Barcelona, the home of this year’s Mobile World Congress, is leading the world in the roll out of contactless payment technologies.
Much of the world’s mobile industry is descending on Barcelona this week for the annual ‘Mobile World Congress’ trade show (MWC). The show is held annually in Barcelona, the city which has recently been designated by the “Mobile World Capital” by the GSMA mobile industry association. However, whilst many of the technologies being showcased this week in Barcelona are cutting-edge and modern, much of the history of the city itself and many of Barcelona’s beautiful buildings date back to medieval times.
Barcelona’s historic Gothic Quarter lies between ‘La Rambla’ and the Mediterranean seafront at ‘Ronda de Sant Pere’.
A historic city to showcase the future of commerce
The Gothic quarter of the city is a labyrinth of narrow streets, occasionally and seemingly randomly interspersed with openings into vast plazas of fountains, palm trees and Gaudi-inspired architecture. The Gothic quarter is bounded on one side by the tree-lined avenue, ‘La Rambla’, an ever-popular spot for tourists. The other side of the quarter is bounded by the beautiful Mediterranean seafront at Ronda de Sant Pere which the city overlooks. It is amongst these narrow streets of the Gothic quarter, and the small independent cafes and tapas bars that an experiment aiming to change the way that we buy things is underway. The experiment, if successful, could change the way that we spend money and conduct commerce with each other in the future. This new technology being rolled out across Barcelona is called Near Field Communication, or NFC for short. The promise is a more convenient way to pay for goods, groceries and the morning coffee by tapping your mobile phone or credit card onto a reader.
Behind the historic buildings that make up Barcelona, we’re seeing a glimpse of the future of commerce.
In this article, we explore how NFC technology is being used across Barcelona. We’ll look at the benefits of NFC technology and whether we’ll see it hitting our own shores soon. We’ll explore the current state of contactless payments in the UK and look at what hurdles need to be overcome before NFC becomes a part of our daily life.
Contactless Payments in Barcelona
The company behind the rollout of contactless payments in Barcelona is La Caixa. La Caixa is one of Spain’s largest banks. Starting from last month, the company started installing new point-of-sale terminals and upgraded cash machines across the city. These new terminals and cash machines all support the contactless NFC technology we’re so excited about. The aim is to install 15,000 point-of-sale terminals and 500 cash machines across the city by the end of the year and to distribute 1 million new credit cards and debit cards. For a city of 1.6 million inhabitants, this is a pretty big deal.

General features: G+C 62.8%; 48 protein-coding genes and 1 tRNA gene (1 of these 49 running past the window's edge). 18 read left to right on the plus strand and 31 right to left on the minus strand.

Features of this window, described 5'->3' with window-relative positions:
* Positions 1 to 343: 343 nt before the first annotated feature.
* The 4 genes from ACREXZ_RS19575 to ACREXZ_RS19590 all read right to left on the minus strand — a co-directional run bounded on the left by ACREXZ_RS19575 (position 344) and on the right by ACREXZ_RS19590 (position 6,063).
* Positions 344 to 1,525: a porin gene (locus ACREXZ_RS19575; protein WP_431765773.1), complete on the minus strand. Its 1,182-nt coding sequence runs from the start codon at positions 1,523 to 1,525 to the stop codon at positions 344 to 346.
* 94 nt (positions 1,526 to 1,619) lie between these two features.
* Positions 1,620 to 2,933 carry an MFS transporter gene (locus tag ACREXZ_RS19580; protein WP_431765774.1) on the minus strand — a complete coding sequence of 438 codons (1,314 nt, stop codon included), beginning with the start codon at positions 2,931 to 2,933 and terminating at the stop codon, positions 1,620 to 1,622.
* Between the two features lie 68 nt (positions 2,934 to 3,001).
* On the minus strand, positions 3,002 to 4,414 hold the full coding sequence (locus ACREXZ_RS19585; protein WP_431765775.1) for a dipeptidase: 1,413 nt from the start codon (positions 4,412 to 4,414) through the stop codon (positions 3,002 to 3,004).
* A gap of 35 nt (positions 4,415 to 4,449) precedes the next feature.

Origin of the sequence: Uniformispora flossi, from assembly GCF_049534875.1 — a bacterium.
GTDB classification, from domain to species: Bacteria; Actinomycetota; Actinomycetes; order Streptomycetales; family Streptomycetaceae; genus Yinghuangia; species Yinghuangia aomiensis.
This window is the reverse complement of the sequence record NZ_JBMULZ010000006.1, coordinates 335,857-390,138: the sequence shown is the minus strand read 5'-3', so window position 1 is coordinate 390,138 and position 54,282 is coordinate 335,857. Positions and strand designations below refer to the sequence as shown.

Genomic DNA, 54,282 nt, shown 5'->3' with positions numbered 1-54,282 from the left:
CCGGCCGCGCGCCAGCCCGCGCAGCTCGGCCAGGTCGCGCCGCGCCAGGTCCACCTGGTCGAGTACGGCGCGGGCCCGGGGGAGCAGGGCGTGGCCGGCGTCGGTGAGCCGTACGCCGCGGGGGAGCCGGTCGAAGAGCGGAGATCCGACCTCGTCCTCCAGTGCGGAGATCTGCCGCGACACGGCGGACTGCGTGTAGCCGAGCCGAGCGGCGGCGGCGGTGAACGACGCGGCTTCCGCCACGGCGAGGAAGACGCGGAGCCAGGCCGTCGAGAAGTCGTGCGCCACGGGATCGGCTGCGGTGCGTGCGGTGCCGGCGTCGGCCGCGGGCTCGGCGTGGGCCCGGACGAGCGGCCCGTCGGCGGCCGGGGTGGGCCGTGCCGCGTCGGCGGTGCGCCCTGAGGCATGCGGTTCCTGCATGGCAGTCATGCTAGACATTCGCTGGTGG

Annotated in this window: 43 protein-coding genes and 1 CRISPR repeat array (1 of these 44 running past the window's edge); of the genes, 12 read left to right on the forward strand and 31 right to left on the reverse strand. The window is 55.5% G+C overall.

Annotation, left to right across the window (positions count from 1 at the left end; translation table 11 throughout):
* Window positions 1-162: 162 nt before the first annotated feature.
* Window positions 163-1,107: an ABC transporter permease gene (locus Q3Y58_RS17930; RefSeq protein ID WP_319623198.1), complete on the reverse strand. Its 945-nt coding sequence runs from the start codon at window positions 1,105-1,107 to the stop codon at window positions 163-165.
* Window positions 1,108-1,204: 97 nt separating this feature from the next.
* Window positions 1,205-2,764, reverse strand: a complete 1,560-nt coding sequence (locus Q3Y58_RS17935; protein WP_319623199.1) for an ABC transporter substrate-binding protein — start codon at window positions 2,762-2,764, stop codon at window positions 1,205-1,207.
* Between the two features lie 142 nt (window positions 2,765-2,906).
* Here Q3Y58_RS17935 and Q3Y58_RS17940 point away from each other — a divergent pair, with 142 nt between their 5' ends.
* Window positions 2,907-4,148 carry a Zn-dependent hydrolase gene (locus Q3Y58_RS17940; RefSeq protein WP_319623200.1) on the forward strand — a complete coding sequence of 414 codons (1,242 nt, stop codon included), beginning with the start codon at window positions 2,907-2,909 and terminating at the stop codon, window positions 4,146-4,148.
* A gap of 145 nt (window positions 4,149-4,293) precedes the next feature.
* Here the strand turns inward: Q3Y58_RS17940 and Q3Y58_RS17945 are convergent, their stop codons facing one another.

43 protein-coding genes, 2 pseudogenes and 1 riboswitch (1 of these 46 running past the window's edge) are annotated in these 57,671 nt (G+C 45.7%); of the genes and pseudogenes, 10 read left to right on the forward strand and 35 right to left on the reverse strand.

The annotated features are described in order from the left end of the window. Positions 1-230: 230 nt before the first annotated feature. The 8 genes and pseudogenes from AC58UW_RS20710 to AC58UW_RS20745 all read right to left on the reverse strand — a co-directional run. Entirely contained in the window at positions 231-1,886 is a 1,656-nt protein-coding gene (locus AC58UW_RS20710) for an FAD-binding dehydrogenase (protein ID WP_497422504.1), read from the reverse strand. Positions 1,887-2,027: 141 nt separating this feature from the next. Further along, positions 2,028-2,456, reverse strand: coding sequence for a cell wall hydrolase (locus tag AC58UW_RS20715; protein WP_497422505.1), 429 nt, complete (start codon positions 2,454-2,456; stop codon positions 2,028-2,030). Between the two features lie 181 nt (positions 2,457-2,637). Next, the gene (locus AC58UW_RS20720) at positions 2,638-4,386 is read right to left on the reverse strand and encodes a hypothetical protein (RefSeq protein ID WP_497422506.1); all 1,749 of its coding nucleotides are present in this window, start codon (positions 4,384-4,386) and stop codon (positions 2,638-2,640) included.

Contactless cash machines can be found across the city dispensing euro notes.
La Caixa’s contactless payment system allows Barcelonians to pay for all of their purchases in the city wirelessly by tapping their card or phone onto a reader. For transactions under the value of €20 (£17), no PIN number is required and the entire transaction takes place in under a second. For transactions above €20 (£17), users are required to enter their PIN number to authorise the transaction. The payment system is integrated into the Visa PayWave network meaning that tourists with PayWave-enabled credit cards and debit cards can also take advantage of contactless payments through Barcelona. It also means that you’ll be able to use a NFC-enabled mobile phone such as the Galaxy Nexus for payments in Barcelona, regardless of whether you live in the city.
For those of us who need to withdraw some euros, La Caixa has added contactless technology into their cash machines. Although a PIN number is required for all cash withdrawals, there is no need to insert your card into the machine during the entire process – just tap. They’re calling it “the fastest ATM cash withdrawal system on the market” and once it reaches the UK, it could mean an end to the lunchtime queue in front of the high street cash machine. NFC makes it fast, easy and secure to withdraw cash from our bank account – and fewer queues are certainly no bad thing.